Daily Golf Journal Interview Series- Interview #5
How long have you been Golf Director at Penina?
Well, it will be 4 years at Penina in November of this year. Before that I was Quinta de Peru for 10 years and before that at the Portuguese Golf federation practice facility at Jamor in Lisbon for 4 years.
What attracted you to the move down from Lisbon to the Algarve?
The real pull was the destination as a whole because all the major things in Portugal, in terms of Golf, all happen down here in the Algarve. The move to Penina was a big step career wise and one of the best decisions I have made. The history of the Penina leaves a legacy. It’s the oldest course in the whole Algarve and the Stilwell family started Penina in the 50s when John Stilwell had the vision to build a course. He invited Sir Henry Cotton to see the potential at Penina and he fell in love with the area and the place and ended up staying in the area for a number of years. The land was originally a paddy field and so there was a tremendous amount of work to be done to transform it into a useable golf course. That’s why there are so many eucalyptus trees to soak up the water and because the land sits just below sea level. So it was a big project with the view of being a world class facility thanks to the vision of the Stilwell family and Sir Henry Cotton. It was the first 5 star hotel with an on-site golf course. So it’s believed that Algarve tourism started at Penina. One of the things that put Penina on the map is the Shell Wonderful World of golf programme with Peter Alliss and Doug Sanders in 1968. Penina was inaugurated in 1966. We’ve had 10 Opens at Penina with the last one in 2006.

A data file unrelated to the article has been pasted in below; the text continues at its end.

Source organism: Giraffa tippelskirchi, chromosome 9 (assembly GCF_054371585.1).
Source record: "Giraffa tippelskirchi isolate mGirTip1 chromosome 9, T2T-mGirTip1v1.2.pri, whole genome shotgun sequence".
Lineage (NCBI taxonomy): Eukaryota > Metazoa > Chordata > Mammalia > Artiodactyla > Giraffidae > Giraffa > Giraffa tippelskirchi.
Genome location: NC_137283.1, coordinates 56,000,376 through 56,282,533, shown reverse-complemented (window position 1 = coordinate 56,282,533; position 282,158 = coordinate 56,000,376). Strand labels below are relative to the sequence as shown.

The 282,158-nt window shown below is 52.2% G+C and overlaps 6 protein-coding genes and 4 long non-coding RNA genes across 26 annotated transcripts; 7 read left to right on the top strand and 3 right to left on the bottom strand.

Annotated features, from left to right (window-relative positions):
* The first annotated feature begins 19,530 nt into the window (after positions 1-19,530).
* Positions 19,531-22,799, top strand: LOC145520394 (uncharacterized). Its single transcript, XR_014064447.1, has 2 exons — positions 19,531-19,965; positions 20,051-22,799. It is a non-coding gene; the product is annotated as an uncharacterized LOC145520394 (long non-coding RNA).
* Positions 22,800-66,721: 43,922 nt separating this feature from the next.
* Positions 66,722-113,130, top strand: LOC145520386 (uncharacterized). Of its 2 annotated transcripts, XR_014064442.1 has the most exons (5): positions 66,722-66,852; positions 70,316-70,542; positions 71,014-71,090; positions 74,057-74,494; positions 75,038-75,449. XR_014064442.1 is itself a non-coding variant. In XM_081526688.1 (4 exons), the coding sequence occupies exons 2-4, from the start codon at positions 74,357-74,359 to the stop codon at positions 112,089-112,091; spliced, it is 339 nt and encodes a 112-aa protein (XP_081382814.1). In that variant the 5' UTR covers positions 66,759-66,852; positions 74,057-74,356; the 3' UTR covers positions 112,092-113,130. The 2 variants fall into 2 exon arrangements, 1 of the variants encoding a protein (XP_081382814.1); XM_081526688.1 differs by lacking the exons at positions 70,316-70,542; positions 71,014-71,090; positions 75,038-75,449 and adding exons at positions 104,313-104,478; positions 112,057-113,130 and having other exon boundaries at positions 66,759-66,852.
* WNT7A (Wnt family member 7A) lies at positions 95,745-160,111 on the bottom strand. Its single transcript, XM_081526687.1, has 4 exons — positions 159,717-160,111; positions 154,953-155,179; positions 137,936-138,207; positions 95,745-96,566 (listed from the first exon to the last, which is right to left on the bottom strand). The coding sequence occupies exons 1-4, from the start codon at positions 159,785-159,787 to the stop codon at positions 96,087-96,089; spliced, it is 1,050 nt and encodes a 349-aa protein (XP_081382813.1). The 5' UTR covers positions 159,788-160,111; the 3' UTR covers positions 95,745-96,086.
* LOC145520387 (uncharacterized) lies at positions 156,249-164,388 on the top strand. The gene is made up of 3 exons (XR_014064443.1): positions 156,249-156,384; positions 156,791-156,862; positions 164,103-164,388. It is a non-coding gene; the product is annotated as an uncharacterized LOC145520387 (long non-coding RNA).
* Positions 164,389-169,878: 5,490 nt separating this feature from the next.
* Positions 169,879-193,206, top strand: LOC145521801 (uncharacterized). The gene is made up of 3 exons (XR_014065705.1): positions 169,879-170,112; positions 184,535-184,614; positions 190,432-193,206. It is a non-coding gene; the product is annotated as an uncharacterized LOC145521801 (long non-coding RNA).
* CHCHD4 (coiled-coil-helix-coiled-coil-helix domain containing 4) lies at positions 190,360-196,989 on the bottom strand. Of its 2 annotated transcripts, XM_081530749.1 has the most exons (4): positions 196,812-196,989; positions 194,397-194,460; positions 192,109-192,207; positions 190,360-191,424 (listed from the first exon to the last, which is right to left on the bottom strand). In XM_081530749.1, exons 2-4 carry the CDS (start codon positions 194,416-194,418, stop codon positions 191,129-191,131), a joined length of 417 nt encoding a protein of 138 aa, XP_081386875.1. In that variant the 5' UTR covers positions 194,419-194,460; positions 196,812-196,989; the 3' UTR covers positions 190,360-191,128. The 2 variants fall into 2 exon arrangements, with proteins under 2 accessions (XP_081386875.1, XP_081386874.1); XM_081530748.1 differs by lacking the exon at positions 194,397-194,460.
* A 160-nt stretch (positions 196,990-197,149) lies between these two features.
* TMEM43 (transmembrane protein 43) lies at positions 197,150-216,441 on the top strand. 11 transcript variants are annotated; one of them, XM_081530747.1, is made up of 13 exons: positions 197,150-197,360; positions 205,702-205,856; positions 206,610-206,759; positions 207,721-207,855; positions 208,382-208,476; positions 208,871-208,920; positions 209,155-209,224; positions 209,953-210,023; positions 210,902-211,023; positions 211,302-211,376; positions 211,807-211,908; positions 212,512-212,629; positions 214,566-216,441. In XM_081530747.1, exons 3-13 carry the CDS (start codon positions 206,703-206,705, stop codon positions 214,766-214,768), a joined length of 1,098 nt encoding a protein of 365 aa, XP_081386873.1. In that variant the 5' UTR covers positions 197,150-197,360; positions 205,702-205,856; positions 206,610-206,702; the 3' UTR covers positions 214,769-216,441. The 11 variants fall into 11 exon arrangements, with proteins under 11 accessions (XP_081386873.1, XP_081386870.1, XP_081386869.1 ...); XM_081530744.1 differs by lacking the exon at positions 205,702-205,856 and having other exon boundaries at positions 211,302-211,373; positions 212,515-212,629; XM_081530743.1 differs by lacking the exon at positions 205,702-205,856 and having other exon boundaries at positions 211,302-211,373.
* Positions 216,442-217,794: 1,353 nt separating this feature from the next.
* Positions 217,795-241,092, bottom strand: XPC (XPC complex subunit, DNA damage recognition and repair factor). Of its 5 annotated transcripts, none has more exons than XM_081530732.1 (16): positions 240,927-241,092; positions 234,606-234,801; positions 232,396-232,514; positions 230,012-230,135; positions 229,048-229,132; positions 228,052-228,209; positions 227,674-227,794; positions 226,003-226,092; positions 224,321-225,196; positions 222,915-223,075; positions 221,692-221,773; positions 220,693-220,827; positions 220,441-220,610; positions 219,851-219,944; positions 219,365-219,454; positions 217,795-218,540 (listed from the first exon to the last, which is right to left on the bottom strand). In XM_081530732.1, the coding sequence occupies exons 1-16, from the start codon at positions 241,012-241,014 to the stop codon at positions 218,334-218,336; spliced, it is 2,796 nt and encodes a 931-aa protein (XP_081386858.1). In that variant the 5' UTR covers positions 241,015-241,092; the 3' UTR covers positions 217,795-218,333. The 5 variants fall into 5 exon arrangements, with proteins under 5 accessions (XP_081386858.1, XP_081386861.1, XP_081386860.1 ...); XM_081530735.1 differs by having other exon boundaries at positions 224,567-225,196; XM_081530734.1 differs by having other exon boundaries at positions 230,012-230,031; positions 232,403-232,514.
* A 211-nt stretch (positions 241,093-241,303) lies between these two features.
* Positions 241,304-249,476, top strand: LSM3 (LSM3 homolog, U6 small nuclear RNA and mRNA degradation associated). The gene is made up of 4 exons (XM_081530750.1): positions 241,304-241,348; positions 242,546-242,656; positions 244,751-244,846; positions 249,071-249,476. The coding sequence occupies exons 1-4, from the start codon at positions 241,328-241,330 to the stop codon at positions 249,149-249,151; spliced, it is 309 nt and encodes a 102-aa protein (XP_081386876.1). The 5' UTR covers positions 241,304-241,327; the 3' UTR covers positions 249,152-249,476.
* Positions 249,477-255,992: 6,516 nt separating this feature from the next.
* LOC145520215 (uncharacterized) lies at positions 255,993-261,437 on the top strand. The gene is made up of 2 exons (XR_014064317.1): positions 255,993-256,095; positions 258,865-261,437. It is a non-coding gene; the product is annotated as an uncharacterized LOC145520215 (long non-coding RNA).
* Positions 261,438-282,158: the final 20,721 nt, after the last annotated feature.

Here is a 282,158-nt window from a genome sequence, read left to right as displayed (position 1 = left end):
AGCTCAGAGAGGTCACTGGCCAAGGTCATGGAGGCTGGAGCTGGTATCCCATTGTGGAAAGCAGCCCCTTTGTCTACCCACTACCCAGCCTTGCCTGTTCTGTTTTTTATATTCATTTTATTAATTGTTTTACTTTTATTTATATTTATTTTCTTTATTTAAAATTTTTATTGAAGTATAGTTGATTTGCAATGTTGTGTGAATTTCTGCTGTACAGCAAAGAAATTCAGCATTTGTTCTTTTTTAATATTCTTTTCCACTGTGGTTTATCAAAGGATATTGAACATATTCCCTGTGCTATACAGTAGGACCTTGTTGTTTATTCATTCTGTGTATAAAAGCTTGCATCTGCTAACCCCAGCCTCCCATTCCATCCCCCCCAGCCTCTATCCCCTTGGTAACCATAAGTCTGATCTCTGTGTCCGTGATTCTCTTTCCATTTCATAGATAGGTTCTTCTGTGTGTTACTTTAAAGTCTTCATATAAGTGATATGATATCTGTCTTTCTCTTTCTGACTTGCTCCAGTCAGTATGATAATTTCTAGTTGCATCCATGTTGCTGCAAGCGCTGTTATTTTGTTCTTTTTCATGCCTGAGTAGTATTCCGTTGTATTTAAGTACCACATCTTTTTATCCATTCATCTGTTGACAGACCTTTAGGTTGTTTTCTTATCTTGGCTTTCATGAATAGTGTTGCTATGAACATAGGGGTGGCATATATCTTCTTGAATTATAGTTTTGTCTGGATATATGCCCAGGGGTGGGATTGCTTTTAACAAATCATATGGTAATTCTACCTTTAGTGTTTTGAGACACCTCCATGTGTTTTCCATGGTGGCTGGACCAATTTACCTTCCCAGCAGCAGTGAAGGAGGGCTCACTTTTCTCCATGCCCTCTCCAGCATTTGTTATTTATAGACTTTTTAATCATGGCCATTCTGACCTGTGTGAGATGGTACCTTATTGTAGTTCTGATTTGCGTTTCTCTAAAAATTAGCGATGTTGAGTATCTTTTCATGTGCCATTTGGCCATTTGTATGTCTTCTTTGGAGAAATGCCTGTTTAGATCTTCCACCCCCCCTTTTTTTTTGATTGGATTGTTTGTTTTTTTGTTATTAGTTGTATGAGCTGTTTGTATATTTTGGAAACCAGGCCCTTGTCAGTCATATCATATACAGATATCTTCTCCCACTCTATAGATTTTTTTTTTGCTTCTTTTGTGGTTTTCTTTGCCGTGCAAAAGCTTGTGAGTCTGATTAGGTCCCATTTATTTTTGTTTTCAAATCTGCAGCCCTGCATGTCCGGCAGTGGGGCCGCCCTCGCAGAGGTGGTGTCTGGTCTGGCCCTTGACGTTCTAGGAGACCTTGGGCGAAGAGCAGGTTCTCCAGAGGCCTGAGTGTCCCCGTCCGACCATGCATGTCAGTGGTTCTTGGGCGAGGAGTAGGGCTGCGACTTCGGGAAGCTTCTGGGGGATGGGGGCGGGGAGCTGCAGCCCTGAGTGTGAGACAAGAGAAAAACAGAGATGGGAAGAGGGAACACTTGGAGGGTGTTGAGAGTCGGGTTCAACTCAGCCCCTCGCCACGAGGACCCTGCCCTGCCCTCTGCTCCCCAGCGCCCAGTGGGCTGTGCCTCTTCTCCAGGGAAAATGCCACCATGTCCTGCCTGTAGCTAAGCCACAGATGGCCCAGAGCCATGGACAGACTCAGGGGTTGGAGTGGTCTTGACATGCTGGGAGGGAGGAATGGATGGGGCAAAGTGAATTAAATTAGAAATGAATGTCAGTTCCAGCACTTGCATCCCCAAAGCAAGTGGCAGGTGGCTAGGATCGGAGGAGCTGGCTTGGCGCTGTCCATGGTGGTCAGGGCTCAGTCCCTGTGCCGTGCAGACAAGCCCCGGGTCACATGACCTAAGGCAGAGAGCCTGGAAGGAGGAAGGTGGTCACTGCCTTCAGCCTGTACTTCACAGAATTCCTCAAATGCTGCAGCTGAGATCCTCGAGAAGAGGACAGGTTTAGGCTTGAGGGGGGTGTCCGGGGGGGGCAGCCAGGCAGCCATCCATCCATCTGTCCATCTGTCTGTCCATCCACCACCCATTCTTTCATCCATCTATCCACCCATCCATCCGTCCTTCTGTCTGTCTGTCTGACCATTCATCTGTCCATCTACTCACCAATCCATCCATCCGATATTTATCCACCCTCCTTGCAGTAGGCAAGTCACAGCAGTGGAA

Check out this short video from the Alliss vs Doug Sanders match in 1968 www.youtube.com/watch?v=8FcRTRQ4wEc (this is our MDHIO hole (the 8th at Penina))
Many new bunkers have been placed on the course and some holes reshaped. Salvador feels a responsibility to do a great job at Penina to protect the legacy as it’s an important place in Portugal’s golfing history. Even today the course stands up to modern golf and is annually tested when professional tours come to Penina in January and February.
Salvador’s favourite holes are the 5th, 9th and the 18th. The 9th in particular is a cleverly designed hole with the fairway well protected by bunkers and a stream running across it and a dogleg left to a three-tiered green in front of the hotel. Salvador himself a 1 handicapper, tends to try to hit a three-wood tight down the left to give himself a shorter shot into the tricky green.
He also likes the fact that there is only 1 par5 on the front and 4 on the back so there are chances to make birdies on the back 9.
The 8th hole (our Million Dollar hole) tends to produce the most Hole in Ones. It’s usually the shortest par 3.
Tell us something that our readers may not know about you?
Salvador has played numerous amateur events and has represented Portugal in international events. He is also a TV commentator for the live golf on SportTV during big events such as the European tour events. He is also a surfer and heads to the west coast in his spare time.